Thursday, October 16, 2008

Tunisian Jewish boxers once pulled no punches

Tunisian Jews were once strongly represented in professional boxing before Tunisia achieved independence. According to, the golden age of Tunisian boxing, which pitched different communities against each other, is now the subject a film by Hichem Ben Ammar:

"Under the glare of overhead neon lights, Jacques Chiche shows fledgling boxers a couple of moves in his lively Parisian boxing club. The world's most famous boxers, Mohamed Ali, Marcel Cerdan, and Mike Tyson stare down from the walls.

"A spritely man with a sharp eye, Chiche, a boxer of Jewish Tunisian origins, left his homeland in the 50s to pursue a boxing career in France.

"Today, his friend and former French champion, Felix Brami, is visiting his club, along with the Tunisian film director Hichem Ben Ammar. Together they flip through photo albums and discuss the golden age of Tunisian boxing.

"Ben Ammar has returned to Paris a year after finishing a documentary about the rise and decline of Tunisian boxing, "J'en ai vu des ├ętoiles," [I have seen the stars]. Before Tunisia gained independence, French colonial settlers, Maltese immigrants, Italians, Muslims, Tunisian Jews – a large community in Tunisia before the 1950's fought each other with their gloves on.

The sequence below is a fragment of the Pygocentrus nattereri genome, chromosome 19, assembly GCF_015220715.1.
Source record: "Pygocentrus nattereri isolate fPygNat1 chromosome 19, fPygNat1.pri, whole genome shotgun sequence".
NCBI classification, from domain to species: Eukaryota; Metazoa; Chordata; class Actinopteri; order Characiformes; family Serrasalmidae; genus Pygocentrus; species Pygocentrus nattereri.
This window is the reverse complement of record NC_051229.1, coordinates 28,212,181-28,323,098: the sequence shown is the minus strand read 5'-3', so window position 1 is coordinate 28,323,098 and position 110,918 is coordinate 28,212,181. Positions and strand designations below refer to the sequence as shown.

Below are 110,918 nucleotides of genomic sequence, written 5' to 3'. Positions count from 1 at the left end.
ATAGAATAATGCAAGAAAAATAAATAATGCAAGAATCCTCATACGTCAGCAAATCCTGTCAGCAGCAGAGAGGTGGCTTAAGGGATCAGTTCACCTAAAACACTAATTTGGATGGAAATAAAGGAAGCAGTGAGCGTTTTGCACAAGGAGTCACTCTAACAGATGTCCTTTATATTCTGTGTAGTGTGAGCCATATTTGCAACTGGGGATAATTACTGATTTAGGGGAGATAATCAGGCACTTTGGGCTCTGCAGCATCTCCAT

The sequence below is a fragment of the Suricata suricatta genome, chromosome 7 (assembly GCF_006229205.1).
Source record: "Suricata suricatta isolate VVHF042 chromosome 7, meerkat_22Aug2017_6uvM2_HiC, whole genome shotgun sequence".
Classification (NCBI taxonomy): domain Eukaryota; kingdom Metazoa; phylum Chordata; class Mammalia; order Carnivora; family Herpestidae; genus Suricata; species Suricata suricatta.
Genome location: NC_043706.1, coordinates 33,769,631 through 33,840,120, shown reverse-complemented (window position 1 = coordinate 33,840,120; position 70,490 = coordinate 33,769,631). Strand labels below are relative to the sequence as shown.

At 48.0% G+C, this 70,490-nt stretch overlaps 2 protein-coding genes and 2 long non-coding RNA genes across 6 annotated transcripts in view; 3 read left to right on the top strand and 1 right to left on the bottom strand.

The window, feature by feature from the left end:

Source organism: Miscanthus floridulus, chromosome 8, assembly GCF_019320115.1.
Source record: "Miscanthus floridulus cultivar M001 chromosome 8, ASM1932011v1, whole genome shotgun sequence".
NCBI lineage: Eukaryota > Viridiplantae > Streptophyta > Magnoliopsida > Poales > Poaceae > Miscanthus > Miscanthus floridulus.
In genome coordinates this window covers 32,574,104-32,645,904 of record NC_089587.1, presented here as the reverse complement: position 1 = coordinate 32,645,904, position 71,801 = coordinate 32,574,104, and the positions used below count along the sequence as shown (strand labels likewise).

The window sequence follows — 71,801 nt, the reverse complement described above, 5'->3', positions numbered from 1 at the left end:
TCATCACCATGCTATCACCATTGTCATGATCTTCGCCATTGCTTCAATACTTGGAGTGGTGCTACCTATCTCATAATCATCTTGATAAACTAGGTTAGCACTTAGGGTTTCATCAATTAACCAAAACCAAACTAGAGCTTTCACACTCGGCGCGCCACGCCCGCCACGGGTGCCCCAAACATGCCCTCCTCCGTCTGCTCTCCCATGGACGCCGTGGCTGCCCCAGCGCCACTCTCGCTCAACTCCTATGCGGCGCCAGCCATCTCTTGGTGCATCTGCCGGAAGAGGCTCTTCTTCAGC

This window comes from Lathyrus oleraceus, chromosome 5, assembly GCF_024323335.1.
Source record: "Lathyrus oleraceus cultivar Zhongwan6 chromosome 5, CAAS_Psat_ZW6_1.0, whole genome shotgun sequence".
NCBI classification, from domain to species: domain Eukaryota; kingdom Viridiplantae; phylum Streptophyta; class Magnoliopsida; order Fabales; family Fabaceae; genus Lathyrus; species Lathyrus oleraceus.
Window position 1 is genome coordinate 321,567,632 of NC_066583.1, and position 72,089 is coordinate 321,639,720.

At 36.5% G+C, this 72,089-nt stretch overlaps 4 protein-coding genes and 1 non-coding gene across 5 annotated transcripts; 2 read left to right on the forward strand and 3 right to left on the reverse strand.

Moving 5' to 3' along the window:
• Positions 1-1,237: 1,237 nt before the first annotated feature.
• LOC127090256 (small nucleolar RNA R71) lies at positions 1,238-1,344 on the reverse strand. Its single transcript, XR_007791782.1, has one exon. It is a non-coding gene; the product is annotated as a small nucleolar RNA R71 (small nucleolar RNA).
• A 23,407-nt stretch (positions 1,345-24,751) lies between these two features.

"Chiche recalls how he started boxing at the age of 14 after seeing a film about the Moroccan champion Marcel Cerdan, famous for his tumultuous love story with Edith Piaf. The trainer at a nearby club didn't believe the young Chiche seriously wanted to fight, "But I came back, and look I'm here 60 years later."

"For these boxers, the 30s, 40s and 50s represent the golden age of Tunisian professional boxers. It's an era that saw the country's greatest boxers, from the womanizing world champion "Young" Perez, who later died in the Nazi concentration camps, to Sadok Omrane, Tunisia's "iron-fisted fighter."

"To have a great boxing reunion, you need a Muslim, a Christian and a Jew," Chiche recalls. "Spectators came to support their clan. There were a few brawls but it always ended well. We celebrated, it was marvelous," says Chiche amid the sweat and roar of the club."

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